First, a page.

This tutorial will guide you on how to perform GWAS with SLOPE. Analysis consists of three simple steps.

You need to provide paths to three files:

- .fam file with information about observations including phenotype.
By default this file is assumed to have six column, with last one containing phenotype.
For details see documentation of function
*readPhenotype* - .map file with mapping information about snps. This file is not required for subsequent analysis, but is highly recommended. Note that lack of mapping information will result in less informative plots and results summary.
- .raw file with snps.
We assume that snps were previously exported from PLINK with command

**plink --file input --recodeAD --out output**, where*input*is you name of .ped file.

library(geneSLOPE) famFile <- system.file("extdata", "plinkPhenotypeExample.fam", package = "geneSLOPE") mapFile <- system.file("extdata", "plinkMapExample.map", package = "geneSLOPE") snpsFile <- system.file("extdata", "plinkDataExample.raw", package = "geneSLOPE")

phenotype <- read_phenotype(filename = famFile)

When you have phenotype you can move to reading snp data. Depending on data size reading SNPs may long time. As data is very large, snps are filtered with their marginal test p-value. All snps which p-values are larger than threshold $pValMax$ will be truncated. For details on how to choose $pValMax$ see How changing parameters affects my analysis?

screening.result <- screen_snps(snpsFile, mapFile, phenotype, pValMax = 0.05, chunkSize = 1e2, verbose=FALSE)

Parameter *verbose=FALSE* suppresses progress bar. Default value is *TRUE*.

User look into result of reading and screening dataset

```
summary(screening.result)
```

When data is succesfully read, one can move to the second step of analysis.

Next step is clumping. Highly correlated snps will be clustered. For details see How this procedure works exactly? $rho$ controls number and size of clumps. For details see How changing parameters affects my analysis?

clumping.result <- clump_snps(screening.result, rho = 0.3, verbose = FALSE)

What is the result of clumping procedure?

```
summary(clumping.result)
```

We can also plot our results

plot(clumping.result)

If we are interested in specific chromosome we can "zoom it"

plot(clumping.result, chromosomeNumber = 1)

It is possible to identify interactively clump number that contains SNP of interest. The procedure is the following. First plot the whole genome, then run function \emph{identify_clump} and click on SNP of interest.

plot(clumping.result) identify_clump(clumping.result)

Knowing clump number one can zoom into it.

plot(clumping.result, clumpNumber = 1)

Last step of analysis is using SLOPE

slope.result <- select_snps(clumping.result, fdr=0.1)

As before one can plot and summarize results

```
summary(slope.result)
plot(slope.result)
```

Like with result of clumping, it is possible to identify interactively clump number which contains specific SNP selected by SLOPE. The procedure is the following. First plot the whole genome, then run function \emph{identify_clump} and click on SNP of interest.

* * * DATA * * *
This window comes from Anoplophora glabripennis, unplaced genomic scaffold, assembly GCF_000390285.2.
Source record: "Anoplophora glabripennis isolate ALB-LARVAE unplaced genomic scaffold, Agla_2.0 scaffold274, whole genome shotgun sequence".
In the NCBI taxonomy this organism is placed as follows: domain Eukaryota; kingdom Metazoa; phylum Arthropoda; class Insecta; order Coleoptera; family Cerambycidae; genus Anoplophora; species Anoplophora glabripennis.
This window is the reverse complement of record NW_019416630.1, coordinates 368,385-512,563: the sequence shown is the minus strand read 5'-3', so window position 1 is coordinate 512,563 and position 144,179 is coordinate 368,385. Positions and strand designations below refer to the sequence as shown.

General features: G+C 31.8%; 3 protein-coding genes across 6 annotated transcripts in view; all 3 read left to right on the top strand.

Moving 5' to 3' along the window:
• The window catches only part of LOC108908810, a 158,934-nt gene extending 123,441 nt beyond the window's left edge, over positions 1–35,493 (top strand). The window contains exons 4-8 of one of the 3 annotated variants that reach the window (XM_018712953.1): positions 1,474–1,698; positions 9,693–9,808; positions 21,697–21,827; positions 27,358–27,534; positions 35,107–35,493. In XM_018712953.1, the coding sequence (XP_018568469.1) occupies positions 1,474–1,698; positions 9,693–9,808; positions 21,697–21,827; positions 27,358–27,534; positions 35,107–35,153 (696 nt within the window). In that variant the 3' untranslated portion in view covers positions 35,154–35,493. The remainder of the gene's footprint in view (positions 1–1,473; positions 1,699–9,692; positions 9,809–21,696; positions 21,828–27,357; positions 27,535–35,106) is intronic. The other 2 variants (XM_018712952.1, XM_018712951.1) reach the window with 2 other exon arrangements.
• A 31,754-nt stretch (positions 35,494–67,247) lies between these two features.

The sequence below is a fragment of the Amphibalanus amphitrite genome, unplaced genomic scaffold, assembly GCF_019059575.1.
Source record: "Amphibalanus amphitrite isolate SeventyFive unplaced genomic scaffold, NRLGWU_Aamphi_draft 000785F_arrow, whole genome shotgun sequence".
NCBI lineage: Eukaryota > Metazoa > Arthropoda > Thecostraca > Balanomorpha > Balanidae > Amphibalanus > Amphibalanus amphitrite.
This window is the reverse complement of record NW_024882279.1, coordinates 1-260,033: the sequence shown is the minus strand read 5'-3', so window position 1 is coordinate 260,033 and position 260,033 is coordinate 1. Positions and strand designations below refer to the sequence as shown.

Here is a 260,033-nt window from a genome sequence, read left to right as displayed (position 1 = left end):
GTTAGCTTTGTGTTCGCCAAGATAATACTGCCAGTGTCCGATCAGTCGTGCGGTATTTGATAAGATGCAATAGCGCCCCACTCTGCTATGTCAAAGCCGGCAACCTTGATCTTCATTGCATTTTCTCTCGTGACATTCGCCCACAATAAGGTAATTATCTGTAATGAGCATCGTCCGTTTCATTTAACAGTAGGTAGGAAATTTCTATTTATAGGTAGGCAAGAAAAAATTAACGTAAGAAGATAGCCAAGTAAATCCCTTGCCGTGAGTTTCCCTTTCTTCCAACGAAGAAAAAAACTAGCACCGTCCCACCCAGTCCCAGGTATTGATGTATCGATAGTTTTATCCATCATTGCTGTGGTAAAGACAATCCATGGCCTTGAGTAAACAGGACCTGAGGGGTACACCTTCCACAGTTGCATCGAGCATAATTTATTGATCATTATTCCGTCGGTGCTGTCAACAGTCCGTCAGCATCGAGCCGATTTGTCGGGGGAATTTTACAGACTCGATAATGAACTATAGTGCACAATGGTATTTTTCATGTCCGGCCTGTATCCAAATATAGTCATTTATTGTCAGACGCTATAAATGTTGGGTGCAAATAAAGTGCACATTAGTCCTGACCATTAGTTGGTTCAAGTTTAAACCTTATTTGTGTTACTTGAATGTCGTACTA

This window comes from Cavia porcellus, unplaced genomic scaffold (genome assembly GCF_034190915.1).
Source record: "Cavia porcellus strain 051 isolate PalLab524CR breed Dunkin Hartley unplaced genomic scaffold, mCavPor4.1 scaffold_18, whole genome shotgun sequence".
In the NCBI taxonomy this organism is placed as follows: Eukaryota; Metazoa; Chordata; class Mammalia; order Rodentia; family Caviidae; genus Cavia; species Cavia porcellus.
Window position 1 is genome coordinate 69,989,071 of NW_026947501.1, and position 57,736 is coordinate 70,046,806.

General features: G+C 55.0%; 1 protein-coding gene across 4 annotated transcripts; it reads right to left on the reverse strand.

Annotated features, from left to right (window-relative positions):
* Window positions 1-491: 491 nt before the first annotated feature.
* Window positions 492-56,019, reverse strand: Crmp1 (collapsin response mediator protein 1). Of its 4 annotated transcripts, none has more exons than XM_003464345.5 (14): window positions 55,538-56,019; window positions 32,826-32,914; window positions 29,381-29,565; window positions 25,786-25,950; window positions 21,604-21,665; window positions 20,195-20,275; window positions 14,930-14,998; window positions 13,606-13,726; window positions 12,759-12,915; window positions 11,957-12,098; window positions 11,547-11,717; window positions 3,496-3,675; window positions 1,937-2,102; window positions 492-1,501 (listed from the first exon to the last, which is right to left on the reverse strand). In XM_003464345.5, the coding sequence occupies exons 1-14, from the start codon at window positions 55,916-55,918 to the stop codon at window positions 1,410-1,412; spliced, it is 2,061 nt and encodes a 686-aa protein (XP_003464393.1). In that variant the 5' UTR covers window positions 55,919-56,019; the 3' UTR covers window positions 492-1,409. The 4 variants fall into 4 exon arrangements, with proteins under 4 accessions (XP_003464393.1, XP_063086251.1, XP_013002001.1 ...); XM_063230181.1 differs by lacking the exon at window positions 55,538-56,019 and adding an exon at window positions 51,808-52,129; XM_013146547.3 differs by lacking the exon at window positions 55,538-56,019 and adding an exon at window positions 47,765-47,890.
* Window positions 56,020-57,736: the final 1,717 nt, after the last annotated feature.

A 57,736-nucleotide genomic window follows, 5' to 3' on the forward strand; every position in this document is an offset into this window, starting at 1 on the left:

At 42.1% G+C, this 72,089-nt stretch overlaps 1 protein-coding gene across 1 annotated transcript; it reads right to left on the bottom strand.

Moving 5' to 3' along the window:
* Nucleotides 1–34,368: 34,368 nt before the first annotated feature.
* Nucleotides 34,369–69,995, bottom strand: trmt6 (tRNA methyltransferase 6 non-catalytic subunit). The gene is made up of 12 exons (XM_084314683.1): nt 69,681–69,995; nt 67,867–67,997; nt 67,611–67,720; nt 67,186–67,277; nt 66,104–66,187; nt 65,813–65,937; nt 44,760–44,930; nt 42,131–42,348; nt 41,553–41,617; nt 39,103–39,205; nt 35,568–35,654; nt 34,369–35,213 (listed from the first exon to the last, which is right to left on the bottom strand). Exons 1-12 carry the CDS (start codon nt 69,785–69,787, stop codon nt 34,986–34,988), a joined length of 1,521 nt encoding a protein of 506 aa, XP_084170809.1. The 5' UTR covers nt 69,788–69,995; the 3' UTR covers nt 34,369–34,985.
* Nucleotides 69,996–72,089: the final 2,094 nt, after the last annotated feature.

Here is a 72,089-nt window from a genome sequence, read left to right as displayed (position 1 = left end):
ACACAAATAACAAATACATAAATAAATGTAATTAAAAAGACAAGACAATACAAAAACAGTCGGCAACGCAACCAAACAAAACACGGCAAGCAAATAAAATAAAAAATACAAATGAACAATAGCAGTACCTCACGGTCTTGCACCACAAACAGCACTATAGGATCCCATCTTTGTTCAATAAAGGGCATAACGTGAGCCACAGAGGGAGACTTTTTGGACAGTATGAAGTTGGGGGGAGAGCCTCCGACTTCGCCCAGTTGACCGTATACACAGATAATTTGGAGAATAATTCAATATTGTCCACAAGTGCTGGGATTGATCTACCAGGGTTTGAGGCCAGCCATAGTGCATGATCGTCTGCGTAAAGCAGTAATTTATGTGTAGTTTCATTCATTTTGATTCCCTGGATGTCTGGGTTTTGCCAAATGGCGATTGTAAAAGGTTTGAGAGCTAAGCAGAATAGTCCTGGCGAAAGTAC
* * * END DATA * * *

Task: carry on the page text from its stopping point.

plot(slope.result) identify_clump(slope.result)

When clump is identified one can zoom into it

plot(slope.result, clumpNumber = 1)

It is easy to get information about selected SNPs. To get indices of columns in original SNP matrix they refer to use

```
slope.result$selectedSnpsNumbers
```

If .map file was given, then one can get more information about SNPs

slope.result$X_info[slope.result$selectedSnpsNumbers,]

For information about SNPs that are part of specific clump use

summary(slope.result, clumpNumber = 1)

There are three numerical parameters that influence result

- $pValMax$ is the threshold p-value for marginal test. When data is loaded to R,
initial screening of snps is performed. For every snp, test for slope coefficient in simple linear regression model $lm(phenotype \sim snp)$ is performed. All snps with p-value larger than pValMax are discarded. Setting this parameter to too large will significantly increase number of snps on which clumping procedure will be performed. This may cause two technical threats
- Computer might run out of RAM memory
- Clumping procedure might take a lot of time

- $rho$ is threshold for correlation between snps in clumping procedure. For given snp, every that is correlated with it at least at level $rho$ will be clumped together. Setting this parameter too high (say 0.7) will cause SLOPE to work on highly correlated snps which might affect FDR control
- $fdr$ false discover rate (FDR) for SLOPE procedure. The higher $fdr$ is, the more variables will be accepted to the model. Contrary, small $fdr$ yields more conservative models

**Input**: $rho \in (0, 1)$;

- for each SNPs calculate p-value for simple linear regression test, i.e. after assuming linear regression model with a single explanatory variable and testing if slope parameter is nonzero. Vector created from p-values gives hierarchy which is used in next steps;
- select index, Idx, corresponding to the smallest p-value, create group of all SNPs correlated with SNPs Idx at least on level Rho (Pearson correlation);
- define this group as clump and Idx as representative of clump. Exclude entire clump from remained SNPs;
- repeat two previous steps until each SNP is assigned to some clump.

**Any scripts or data that you put into this service are public.**

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